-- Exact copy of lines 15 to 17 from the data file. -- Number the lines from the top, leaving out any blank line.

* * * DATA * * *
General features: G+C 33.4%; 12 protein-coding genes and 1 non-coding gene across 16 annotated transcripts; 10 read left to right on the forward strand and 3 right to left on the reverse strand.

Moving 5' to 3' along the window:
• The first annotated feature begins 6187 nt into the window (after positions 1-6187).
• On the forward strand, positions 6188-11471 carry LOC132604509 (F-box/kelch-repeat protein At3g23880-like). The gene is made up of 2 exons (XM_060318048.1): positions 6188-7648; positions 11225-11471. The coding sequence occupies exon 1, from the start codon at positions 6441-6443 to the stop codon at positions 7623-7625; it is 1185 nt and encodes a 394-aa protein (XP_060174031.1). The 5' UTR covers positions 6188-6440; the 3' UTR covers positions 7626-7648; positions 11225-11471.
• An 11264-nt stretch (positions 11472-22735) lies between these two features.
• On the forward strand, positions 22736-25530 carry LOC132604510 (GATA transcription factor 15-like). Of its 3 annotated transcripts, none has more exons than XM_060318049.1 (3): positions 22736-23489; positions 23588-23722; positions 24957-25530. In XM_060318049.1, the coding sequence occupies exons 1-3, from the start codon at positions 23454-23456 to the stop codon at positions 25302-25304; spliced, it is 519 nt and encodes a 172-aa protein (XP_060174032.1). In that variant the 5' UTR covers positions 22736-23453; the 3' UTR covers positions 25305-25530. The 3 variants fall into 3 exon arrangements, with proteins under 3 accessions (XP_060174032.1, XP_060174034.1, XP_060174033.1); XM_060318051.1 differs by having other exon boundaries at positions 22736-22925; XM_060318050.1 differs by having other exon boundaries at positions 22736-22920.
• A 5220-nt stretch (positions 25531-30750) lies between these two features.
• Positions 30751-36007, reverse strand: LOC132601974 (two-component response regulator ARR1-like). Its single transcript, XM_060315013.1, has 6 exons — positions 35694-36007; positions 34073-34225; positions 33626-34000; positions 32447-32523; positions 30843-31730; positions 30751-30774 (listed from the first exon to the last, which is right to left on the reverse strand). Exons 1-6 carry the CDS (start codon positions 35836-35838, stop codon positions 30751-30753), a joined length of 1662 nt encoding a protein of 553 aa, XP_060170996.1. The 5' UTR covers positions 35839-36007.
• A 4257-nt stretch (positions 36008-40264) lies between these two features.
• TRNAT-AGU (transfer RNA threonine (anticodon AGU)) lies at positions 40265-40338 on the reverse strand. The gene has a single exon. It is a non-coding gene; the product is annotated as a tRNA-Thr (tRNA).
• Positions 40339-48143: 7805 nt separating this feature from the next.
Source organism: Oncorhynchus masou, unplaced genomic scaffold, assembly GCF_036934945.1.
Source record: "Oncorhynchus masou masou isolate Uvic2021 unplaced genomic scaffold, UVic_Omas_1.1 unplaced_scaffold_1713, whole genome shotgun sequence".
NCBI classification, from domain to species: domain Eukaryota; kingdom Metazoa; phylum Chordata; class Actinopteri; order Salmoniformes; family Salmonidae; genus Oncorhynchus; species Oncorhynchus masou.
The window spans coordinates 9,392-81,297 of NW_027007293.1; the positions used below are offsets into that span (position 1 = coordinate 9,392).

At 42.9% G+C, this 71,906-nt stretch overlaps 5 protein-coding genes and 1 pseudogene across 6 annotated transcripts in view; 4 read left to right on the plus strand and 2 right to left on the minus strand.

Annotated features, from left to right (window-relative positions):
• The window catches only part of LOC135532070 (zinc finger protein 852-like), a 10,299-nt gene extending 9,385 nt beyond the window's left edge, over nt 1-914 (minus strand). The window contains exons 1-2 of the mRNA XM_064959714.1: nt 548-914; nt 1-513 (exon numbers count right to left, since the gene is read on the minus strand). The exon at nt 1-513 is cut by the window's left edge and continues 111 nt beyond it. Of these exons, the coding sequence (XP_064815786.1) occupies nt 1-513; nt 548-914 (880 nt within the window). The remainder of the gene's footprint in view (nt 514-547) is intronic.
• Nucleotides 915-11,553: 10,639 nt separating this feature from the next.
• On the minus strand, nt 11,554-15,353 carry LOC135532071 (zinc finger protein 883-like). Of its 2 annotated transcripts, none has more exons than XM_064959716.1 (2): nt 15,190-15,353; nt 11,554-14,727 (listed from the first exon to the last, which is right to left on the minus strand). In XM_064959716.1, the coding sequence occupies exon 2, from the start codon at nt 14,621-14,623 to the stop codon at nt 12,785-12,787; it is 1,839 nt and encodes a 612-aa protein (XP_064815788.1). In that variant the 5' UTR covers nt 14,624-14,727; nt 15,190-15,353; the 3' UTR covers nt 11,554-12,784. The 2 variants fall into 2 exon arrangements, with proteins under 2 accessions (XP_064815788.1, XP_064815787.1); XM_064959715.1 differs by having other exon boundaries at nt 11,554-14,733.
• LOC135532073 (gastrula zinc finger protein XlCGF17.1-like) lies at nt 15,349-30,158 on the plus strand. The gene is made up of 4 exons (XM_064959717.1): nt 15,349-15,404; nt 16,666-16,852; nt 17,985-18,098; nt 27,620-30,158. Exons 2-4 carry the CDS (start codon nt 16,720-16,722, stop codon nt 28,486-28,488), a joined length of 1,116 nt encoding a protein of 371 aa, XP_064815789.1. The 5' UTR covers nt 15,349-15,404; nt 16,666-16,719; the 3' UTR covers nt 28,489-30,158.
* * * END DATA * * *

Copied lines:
The window spans coordinates 9,392-81,297 of NW_027007293.1; the positions used below are offsets into that span (position 1 = coordinate 9,392).

At 42.9% G+C, this 71,906-nt stretch overlaps 5 protein-coding genes and 1 pseudogene across 6 annotated transcripts in view; 4 read left to right on the plus strand and 2 right to left on the minus strand.

Annotated features, from left to right (window-relative positions):